For anyone who has written a play and begged for an audience... — Steven Levingston — AAPEX

Tuesday, April 9, 2013

For anyone who has written a play and begged for an audience...

Washington Post writer Steven Levingston shares his experiences in trying to get his play seen, read, and mounted-- something many of us will be able to relate to including the oddly buoyant shared comfort of knowing we're all struggling together, no matter who we know. 

About three years ago I did something that only a puffed-up fool would do: I wrote a play. For three weeks I was maniacal about it, and when I dropped the final curtain I nodded my head knowingly — this baby was a winner: All I had to do was get the script into the right hands, and before I could belt out, “There’s no business like show business,” audiences would be filling the seats, laughing and applauding riotously in the dark.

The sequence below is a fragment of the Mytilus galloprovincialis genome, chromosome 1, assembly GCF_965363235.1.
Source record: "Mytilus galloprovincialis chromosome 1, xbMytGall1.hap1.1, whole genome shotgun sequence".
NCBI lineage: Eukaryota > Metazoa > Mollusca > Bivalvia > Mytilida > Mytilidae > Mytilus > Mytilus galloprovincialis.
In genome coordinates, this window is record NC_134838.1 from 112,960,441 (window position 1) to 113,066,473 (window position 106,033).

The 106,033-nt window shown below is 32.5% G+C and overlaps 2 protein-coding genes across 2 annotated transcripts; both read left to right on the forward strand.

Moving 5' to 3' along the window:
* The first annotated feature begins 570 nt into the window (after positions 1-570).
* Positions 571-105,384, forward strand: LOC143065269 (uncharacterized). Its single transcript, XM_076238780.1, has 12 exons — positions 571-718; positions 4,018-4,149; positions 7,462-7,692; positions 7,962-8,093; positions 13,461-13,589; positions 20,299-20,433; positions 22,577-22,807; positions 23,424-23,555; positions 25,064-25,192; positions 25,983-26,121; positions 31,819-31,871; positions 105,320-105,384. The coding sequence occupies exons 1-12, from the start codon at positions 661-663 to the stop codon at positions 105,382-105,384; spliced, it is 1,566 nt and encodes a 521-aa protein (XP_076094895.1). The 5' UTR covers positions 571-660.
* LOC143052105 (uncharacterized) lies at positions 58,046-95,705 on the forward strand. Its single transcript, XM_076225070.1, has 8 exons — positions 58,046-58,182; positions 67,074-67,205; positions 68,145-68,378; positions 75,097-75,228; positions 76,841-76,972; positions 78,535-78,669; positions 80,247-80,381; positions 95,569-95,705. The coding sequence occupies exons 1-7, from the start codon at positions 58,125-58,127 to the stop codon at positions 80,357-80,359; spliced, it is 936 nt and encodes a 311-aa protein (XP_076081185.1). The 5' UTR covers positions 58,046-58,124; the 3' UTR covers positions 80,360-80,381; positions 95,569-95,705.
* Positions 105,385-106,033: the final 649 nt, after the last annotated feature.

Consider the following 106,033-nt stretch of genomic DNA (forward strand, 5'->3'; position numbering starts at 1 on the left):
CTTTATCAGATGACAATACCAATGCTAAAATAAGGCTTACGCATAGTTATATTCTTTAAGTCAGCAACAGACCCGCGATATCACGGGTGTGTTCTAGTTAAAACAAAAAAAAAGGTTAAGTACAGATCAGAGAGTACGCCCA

Thus began my tale of what Eugene O’Neill might call a lunatic’s pipe dream, a story of innocence, hope and crushing neglect. But it’s not my story alone. You need only read a day’s worth of the yearnings on LinkedIn’s playwriting group, scan the entry rules for hundreds of play competitions, or study the stiff-armed guidelines for submissions to regional theaters to realize that other pipe-dreaming playwrights-to-be are having their own egos stomped. Yet, we keep coming back for more, knowing full well that the odds of getting a play produced are about the same as getting killed by a falling coconut (that’s one in 250 million) — or at least it feels that way.

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